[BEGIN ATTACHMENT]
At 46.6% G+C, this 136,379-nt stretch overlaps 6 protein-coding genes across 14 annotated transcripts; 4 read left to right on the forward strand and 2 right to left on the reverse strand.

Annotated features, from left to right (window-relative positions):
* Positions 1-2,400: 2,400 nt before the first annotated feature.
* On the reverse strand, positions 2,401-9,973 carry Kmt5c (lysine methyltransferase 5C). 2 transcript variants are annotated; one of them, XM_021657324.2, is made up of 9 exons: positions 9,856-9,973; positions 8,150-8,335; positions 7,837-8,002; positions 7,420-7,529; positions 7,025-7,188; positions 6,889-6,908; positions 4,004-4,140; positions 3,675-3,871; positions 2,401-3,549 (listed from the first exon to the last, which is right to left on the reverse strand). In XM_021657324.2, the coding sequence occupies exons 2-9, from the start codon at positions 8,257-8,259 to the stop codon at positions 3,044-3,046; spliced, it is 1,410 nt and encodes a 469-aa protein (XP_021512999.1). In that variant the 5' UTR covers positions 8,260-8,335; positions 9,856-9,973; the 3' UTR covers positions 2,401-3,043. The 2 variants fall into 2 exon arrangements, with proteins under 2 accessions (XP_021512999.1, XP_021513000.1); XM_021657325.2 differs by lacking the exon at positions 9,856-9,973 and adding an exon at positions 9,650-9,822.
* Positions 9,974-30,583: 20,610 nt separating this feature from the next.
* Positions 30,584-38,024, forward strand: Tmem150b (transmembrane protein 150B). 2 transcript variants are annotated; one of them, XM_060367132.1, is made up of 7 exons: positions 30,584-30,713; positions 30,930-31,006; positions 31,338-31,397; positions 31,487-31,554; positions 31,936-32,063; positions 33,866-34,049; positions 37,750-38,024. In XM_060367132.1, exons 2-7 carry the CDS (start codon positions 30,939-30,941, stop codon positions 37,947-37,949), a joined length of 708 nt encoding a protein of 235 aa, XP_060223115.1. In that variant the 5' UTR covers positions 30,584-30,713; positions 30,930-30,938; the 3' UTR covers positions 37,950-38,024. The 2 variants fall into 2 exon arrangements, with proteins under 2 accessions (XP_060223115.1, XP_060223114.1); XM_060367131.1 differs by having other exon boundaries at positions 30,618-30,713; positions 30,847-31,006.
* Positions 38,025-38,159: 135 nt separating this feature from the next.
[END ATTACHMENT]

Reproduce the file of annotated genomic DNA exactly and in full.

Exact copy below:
At 46.6% G+C, this 136,379-nt stretch overlaps 6 protein-coding genes across 14 annotated transcripts; 4 read left to right on the forward strand and 2 right to left on the reverse strand.

Annotated features, from left to right (window-relative positions):
* Positions 1-2,400: 2,400 nt before the first annotated feature.
* On the reverse strand, positions 2,401-9,973 carry Kmt5c (lysine methyltransferase 5C). 2 transcript variants are annotated; one of them, XM_021657324.2, is made up of 9 exons: positions 9,856-9,973; positions 8,150-8,335; positions 7,837-8,002; positions 7,420-7,529; positions 7,025-7,188; positions 6,889-6,908; positions 4,004-4,140; positions 3,675-3,871; positions 2,401-3,549 (listed from the first exon to the last, which is right to left on the reverse strand). In XM_021657324.2, the coding sequence occupies exons 2-9, from the start codon at positions 8,257-8,259 to the stop codon at positions 3,044-3,046; spliced, it is 1,410 nt and encodes a 469-aa protein (XP_021512999.1). In that variant the 5' UTR covers positions 8,260-8,335; positions 9,856-9,973; the 3' UTR covers positions 2,401-3,043. The 2 variants fall into 2 exon arrangements, with proteins under 2 accessions (XP_021512999.1, XP_021513000.1); XM_021657325.2 differs by lacking the exon at positions 9,856-9,973 and adding an exon at positions 9,650-9,822.
* Positions 9,974-30,583: 20,610 nt separating this feature from the next.
* Positions 30,584-38,024, forward strand: Tmem150b (transmembrane protein 150B). 2 transcript variants are annotated; one of them, XM_060367132.1, is made up of 7 exons: positions 30,584-30,713; positions 30,930-31,006; positions 31,338-31,397; positions 31,487-31,554; positions 31,936-32,063; positions 33,866-34,049; positions 37,750-38,024. In XM_060367132.1, exons 2-7 carry the CDS (start codon positions 30,939-30,941, stop codon positions 37,947-37,949), a joined length of 708 nt encoding a protein of 235 aa, XP_060223115.1. In that variant the 5' UTR covers positions 30,584-30,713; positions 30,930-30,938; the 3' UTR covers positions 37,950-38,024. The 2 variants fall into 2 exon arrangements, with proteins under 2 accessions (XP_060223115.1, XP_060223114.1); XM_060367131.1 differs by having other exon boundaries at positions 30,618-30,713; positions 30,847-31,006.
* Positions 38,025-38,159: 135 nt separating this feature from the next.